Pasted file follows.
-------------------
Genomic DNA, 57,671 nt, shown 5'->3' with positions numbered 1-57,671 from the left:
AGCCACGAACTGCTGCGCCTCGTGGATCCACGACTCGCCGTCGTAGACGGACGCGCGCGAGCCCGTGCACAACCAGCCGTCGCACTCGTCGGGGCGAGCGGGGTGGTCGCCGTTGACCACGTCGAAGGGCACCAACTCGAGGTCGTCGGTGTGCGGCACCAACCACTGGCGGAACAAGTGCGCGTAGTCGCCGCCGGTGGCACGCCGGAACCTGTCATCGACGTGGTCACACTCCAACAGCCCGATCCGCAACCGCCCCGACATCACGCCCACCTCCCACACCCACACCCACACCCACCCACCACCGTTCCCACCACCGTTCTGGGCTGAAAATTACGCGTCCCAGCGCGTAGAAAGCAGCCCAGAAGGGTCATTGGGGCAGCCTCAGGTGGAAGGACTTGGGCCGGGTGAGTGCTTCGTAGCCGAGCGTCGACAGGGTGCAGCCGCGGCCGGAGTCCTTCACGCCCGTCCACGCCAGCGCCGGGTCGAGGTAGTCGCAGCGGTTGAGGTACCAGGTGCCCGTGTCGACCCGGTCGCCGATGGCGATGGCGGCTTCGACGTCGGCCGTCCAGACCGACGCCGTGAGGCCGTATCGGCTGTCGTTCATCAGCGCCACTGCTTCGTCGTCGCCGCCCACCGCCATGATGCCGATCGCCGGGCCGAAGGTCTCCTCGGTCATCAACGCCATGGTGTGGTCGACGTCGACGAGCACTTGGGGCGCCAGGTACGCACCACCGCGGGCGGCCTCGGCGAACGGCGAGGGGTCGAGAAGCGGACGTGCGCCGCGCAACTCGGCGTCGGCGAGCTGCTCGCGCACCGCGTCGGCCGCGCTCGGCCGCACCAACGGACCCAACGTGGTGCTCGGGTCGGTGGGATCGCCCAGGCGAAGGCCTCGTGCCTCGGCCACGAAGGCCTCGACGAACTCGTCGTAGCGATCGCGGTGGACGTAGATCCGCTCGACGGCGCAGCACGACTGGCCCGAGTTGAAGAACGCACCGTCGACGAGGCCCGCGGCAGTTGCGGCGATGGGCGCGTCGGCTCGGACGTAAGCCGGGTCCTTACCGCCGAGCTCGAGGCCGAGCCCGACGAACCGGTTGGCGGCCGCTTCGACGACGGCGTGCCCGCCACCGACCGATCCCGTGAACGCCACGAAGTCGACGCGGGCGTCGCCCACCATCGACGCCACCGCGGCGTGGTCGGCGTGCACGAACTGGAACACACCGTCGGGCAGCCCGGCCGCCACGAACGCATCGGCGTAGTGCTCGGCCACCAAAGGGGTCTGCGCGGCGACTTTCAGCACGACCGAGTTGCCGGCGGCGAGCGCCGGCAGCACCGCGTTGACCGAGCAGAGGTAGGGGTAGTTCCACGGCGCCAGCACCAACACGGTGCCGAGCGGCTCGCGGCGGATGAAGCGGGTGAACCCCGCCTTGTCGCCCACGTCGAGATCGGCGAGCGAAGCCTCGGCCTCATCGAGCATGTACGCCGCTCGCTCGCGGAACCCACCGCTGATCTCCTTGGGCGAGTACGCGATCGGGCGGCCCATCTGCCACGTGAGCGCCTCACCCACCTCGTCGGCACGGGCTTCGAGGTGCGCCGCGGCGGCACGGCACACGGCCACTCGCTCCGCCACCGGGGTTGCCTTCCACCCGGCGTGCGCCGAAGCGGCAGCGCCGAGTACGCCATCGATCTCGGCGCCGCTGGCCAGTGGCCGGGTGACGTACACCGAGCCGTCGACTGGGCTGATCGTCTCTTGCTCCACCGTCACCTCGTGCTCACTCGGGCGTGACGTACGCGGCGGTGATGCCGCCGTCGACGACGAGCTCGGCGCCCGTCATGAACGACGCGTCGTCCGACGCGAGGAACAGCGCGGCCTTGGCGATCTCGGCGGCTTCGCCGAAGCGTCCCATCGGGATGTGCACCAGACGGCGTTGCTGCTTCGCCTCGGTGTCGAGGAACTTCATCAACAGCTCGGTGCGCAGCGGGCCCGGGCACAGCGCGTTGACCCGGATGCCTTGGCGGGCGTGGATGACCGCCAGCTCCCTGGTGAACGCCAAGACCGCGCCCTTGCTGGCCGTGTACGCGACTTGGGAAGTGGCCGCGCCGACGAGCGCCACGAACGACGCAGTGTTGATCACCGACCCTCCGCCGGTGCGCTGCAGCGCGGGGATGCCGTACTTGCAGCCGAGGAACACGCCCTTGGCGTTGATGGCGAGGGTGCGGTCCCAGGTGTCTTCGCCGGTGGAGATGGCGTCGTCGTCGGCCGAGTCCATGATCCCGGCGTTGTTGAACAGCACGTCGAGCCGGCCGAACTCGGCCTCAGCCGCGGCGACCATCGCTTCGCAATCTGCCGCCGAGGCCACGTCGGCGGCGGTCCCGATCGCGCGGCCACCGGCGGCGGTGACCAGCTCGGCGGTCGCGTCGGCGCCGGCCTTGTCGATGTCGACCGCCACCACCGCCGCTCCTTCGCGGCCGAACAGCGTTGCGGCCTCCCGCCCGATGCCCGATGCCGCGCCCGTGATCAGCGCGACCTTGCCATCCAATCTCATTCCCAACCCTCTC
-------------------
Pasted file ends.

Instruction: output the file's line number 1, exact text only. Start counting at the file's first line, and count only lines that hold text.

Genomic DNA, 57,671 nt, shown 5'->3' with positions numbered 1-57,671 from the left: